As a UNCG 2018 Institute for Community and Economic Engagement (ICEE) Faculty Fellow, Dr. Rinker is anchoring a learning community of practice that is exploring how circle-based facilitated dialogue (also called Native American Council, Community Conferencing, Restorative Conferencing, Family Group Conferencing, or Circles of Accountability and Support, among other names) can develop democratic and responsive community, as well as, build civic engagement and resilience. As an important social technology, this circle about circles brings the University together with the wider community with the aim of spreading circle dialogue techniques, practices, and skills. Community activists, institutions, and civic interest groups use this work as a springboard for developing community dialogue and peacebuilding.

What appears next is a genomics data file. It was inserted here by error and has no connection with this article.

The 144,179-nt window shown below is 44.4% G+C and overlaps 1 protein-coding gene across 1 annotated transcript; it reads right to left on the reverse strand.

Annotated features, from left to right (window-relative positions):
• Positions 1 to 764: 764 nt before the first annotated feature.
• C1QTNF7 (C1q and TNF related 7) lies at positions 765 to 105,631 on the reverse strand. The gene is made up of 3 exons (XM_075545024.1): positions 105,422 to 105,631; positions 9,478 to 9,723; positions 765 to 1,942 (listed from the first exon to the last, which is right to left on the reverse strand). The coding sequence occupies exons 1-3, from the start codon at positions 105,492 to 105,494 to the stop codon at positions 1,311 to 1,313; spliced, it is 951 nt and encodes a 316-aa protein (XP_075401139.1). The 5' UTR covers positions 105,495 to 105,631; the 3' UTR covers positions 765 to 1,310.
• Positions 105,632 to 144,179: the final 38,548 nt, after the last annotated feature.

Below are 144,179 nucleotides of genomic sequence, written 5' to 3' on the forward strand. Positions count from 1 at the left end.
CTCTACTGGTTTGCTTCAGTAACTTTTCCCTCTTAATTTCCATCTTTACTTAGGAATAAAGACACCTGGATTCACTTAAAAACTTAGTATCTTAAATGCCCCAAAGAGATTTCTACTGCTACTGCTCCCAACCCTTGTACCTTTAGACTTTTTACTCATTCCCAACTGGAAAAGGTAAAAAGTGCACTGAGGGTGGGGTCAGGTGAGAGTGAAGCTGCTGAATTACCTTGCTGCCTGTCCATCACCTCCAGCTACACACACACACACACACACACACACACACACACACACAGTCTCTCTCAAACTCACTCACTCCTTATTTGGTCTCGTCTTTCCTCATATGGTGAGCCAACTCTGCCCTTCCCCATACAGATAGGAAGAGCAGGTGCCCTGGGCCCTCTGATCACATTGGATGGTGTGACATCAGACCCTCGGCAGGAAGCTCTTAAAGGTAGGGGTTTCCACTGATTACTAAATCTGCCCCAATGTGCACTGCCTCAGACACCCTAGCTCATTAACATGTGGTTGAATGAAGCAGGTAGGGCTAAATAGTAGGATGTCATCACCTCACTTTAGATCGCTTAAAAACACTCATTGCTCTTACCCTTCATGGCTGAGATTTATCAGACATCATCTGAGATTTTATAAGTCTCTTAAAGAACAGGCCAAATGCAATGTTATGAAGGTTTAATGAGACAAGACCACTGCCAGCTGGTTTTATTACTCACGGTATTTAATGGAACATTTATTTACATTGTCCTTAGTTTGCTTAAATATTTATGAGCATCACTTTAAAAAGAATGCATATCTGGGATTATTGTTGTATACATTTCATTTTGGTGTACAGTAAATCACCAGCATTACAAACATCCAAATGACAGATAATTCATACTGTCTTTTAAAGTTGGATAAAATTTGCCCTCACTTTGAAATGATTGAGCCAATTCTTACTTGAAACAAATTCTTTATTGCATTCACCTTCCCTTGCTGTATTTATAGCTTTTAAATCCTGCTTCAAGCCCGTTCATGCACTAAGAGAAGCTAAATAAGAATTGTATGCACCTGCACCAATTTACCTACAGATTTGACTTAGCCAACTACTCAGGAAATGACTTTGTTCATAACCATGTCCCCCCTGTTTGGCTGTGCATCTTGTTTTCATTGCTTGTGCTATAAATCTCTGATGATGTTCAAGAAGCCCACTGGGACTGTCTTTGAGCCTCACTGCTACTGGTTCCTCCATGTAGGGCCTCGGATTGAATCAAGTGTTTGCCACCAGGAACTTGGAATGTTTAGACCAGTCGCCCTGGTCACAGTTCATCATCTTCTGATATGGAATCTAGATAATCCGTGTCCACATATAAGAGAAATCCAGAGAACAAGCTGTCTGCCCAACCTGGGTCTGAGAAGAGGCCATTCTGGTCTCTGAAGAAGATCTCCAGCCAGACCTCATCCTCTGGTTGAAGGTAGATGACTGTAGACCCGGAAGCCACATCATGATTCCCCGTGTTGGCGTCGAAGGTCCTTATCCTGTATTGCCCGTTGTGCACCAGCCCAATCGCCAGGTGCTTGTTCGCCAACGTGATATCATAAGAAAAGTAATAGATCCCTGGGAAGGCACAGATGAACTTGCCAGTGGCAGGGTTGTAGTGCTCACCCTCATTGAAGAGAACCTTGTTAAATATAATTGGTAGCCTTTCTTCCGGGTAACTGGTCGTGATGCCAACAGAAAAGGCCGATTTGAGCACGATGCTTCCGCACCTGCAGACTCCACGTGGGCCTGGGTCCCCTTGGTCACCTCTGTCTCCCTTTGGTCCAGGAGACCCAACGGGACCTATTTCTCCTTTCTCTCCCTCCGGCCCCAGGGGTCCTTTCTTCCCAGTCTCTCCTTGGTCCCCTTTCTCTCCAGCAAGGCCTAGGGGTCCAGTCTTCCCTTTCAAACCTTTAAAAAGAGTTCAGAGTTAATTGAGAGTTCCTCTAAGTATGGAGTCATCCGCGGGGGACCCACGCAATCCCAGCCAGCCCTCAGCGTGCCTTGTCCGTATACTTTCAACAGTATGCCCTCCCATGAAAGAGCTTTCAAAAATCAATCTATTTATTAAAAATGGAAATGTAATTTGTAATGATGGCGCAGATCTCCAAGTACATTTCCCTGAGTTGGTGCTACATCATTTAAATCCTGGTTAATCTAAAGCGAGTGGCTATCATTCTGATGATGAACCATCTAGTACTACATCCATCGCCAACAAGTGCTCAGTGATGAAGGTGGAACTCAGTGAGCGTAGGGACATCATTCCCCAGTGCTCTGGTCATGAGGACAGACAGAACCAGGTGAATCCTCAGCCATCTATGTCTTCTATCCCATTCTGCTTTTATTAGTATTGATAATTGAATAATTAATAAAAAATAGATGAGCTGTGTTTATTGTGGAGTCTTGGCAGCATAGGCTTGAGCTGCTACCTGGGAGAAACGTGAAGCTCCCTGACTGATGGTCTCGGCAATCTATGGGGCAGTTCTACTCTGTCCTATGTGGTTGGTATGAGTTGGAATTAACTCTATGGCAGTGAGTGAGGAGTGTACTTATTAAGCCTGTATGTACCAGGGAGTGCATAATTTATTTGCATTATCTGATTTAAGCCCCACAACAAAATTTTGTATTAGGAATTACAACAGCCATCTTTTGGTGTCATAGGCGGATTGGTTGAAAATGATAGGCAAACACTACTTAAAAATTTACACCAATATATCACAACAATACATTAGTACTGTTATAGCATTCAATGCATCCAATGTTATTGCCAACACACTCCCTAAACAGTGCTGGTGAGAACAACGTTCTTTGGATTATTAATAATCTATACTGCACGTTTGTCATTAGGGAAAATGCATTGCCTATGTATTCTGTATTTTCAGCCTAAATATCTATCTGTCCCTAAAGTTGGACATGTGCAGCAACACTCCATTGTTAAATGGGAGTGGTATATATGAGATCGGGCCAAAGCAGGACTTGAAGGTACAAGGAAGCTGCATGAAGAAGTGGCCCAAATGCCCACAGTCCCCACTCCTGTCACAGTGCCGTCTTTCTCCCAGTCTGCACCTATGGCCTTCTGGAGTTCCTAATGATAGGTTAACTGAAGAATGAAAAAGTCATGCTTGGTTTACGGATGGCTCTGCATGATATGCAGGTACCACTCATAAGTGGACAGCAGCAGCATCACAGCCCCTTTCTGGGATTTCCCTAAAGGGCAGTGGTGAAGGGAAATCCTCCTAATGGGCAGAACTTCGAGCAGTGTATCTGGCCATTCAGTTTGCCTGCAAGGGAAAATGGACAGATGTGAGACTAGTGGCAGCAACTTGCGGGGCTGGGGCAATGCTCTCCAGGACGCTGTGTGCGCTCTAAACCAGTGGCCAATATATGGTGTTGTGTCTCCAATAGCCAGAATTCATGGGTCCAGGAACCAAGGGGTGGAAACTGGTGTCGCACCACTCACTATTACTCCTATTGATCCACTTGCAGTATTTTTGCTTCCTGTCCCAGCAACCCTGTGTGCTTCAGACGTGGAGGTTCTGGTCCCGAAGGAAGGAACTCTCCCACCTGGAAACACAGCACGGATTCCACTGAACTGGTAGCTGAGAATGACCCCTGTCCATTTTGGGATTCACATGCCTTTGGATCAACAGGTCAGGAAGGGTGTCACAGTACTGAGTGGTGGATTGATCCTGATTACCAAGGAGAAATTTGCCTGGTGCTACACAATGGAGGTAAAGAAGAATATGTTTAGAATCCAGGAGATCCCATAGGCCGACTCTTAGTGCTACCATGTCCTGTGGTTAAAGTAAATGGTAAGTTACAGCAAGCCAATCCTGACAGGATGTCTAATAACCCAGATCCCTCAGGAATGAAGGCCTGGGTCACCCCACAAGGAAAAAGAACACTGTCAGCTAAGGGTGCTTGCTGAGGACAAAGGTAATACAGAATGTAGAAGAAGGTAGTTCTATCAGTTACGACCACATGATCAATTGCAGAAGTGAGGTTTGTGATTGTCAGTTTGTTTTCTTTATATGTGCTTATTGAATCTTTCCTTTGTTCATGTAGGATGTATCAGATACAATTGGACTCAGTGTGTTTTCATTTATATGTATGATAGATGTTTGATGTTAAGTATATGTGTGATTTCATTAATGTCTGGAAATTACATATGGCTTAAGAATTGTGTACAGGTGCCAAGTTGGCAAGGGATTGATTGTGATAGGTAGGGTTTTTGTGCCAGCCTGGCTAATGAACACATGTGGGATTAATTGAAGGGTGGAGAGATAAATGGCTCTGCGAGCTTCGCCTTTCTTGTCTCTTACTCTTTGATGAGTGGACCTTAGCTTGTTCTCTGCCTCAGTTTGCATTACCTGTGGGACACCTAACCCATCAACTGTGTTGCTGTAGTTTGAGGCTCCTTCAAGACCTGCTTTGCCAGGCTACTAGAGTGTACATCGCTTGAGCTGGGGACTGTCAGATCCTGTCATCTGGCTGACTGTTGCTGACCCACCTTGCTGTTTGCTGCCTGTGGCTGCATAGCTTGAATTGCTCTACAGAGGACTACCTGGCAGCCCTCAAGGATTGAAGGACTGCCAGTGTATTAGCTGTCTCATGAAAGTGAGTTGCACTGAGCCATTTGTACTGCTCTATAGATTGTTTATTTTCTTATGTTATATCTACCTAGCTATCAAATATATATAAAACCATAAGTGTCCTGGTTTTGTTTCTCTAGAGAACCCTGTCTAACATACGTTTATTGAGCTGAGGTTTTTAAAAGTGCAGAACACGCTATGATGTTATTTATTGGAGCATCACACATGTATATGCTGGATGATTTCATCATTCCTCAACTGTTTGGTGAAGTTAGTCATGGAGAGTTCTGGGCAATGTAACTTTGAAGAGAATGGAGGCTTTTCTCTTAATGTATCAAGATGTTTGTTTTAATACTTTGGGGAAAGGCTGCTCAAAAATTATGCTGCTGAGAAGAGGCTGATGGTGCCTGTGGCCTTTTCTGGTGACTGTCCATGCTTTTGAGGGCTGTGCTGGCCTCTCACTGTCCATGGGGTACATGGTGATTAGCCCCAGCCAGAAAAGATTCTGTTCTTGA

With Dr. Daniel Rhodes, PhD, LCSW and Bachelor of Social Work Director, Department of Social Work at UNCG, Dr. Rinker is engaged developing circle dialogues at Open Door Ministries in High Point. This short-term men’s shelter has experienced violence in the past and is actively looking for alternatives to violence. Circle processes represent an ideal way to model and develop a new culture of caring and peace at the shelter. Shelter residents work together with shelter staff and UNCG faculty (Rinker and Rhodes) to practice circles and reflect on their efficacy in dealing with conflicts that arise.

At Dudley Hight School in Greensboro, NC, Dr. Rinker is partnering with Dr. Michael Hemphill, PhD Department of Kinesiology at UNCG to develop health and physical education curriculum in conflict transformation. This program, which partners with the Community in Schools office, as well as, the Health and Physical Education program at Dudley High School uses both movement-based embodiment practices and restorative justice circle processes to teach freshman students mindful ways to engage in social conflict.

 

Journal of Transdisciplinary Peace Praxis